The National Office of Disaster Services (NODS) is expanding the various means through which hazard warning alerts can be sent to the public through the Common Alerting Protocol (CAP).
Several radio stations have expressed an interest in being a part of the process by allowing emergency messages to interrupt regular programming.
NODS Projects Officer Delamine Andrew-Williams along with Regional CAP Technician Damian Barker from Anguilla met with representatives from four private radio stations along with the state-owned Antigua Broadcasting Service (ABS) on Monday.
The Caribbean Disaster Emergency Management Agency (CDEMA) and the European Union (EU), through the Country Directed Fund (CDF) initiative, have provided funding to purchase the necessary equipment to facilitate this through a project titled “Creating an Enabling Environment for Early Warning Communications.” State-owned ABS has already installed the equipment.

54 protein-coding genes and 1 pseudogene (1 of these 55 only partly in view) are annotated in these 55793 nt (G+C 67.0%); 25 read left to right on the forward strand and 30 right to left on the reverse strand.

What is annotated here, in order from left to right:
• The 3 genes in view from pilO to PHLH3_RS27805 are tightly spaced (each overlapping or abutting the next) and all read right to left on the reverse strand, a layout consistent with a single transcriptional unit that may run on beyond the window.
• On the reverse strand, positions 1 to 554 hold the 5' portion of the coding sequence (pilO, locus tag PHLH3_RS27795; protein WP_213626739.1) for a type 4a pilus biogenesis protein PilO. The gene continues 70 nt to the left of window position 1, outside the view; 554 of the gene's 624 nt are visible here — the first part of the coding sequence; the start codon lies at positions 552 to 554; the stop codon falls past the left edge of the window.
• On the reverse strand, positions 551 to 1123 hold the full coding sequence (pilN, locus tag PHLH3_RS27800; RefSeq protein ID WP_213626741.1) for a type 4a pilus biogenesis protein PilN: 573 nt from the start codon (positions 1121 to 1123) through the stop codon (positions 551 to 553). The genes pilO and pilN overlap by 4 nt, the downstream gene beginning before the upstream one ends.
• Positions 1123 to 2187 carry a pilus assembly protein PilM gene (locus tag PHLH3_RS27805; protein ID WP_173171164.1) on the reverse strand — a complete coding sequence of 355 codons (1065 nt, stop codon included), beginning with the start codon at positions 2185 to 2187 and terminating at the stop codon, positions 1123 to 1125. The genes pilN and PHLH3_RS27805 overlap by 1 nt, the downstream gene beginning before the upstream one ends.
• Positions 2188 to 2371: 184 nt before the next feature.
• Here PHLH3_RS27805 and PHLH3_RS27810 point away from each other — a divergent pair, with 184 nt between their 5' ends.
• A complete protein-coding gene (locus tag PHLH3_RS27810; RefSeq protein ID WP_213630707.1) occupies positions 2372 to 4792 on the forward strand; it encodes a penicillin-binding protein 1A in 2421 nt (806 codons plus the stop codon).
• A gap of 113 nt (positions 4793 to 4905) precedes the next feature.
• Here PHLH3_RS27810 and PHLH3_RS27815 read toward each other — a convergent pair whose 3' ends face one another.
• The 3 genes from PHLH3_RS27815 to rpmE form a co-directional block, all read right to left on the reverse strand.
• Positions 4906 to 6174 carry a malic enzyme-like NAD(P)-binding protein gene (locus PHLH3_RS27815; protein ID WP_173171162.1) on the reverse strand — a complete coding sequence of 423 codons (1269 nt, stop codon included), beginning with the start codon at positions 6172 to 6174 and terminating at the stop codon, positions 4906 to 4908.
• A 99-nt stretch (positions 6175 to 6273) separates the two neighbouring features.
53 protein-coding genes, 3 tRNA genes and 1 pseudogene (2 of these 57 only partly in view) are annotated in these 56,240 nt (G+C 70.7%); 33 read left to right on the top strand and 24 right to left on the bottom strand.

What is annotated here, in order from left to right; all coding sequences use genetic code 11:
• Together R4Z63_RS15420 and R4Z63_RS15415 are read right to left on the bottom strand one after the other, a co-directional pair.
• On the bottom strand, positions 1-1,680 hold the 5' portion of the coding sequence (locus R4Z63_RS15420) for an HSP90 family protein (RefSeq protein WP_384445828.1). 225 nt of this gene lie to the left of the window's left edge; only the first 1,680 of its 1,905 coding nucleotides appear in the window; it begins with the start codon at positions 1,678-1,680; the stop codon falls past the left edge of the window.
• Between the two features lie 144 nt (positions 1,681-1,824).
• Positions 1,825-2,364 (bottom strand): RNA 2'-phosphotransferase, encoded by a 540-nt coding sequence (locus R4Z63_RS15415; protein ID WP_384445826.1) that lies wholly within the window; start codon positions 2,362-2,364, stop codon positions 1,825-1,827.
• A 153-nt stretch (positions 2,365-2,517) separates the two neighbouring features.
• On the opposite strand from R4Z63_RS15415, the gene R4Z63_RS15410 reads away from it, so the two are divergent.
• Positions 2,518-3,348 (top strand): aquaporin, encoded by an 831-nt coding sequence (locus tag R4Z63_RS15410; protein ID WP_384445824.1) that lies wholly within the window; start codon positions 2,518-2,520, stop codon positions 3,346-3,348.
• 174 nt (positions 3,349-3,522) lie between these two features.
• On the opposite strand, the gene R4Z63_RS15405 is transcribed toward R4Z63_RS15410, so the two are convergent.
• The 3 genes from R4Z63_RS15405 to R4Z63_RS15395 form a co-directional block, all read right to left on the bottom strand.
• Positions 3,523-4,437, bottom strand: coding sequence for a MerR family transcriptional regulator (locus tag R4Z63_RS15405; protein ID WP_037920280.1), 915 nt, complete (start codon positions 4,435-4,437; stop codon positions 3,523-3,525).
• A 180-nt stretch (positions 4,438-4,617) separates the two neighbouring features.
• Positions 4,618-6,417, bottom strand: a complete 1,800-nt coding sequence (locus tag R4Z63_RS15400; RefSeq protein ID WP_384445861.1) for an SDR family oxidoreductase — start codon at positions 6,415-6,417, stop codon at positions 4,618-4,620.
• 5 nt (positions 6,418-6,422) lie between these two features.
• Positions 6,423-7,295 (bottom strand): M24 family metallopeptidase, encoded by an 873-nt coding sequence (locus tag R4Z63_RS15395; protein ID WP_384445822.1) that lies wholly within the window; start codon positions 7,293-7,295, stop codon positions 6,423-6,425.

There is also the possibility of including cell broadcast, which is a method of sending messages to multiple cellphone users. Cell Broadcast is not affected by traffic load and is said to be very useful during a disaster as regular text messaging could cause congestion.
A meeting was also held on Tuesday with representatives from the telecommunications companies operating in the country who have agreed to take NODS’ proposal back to their heads as to the way forward.
According to Andrew-Williams, NODS will be hiring a legal consultant to draft the relevant legislation to guide and maintain use of the interrupts for radio and television stations as well as the cell broadcast by telecommunications providers.
The CAP early warning system was installed in Antigua and Barbuda in March 2018 and presently sends alerts via an app on smartphones and also through email.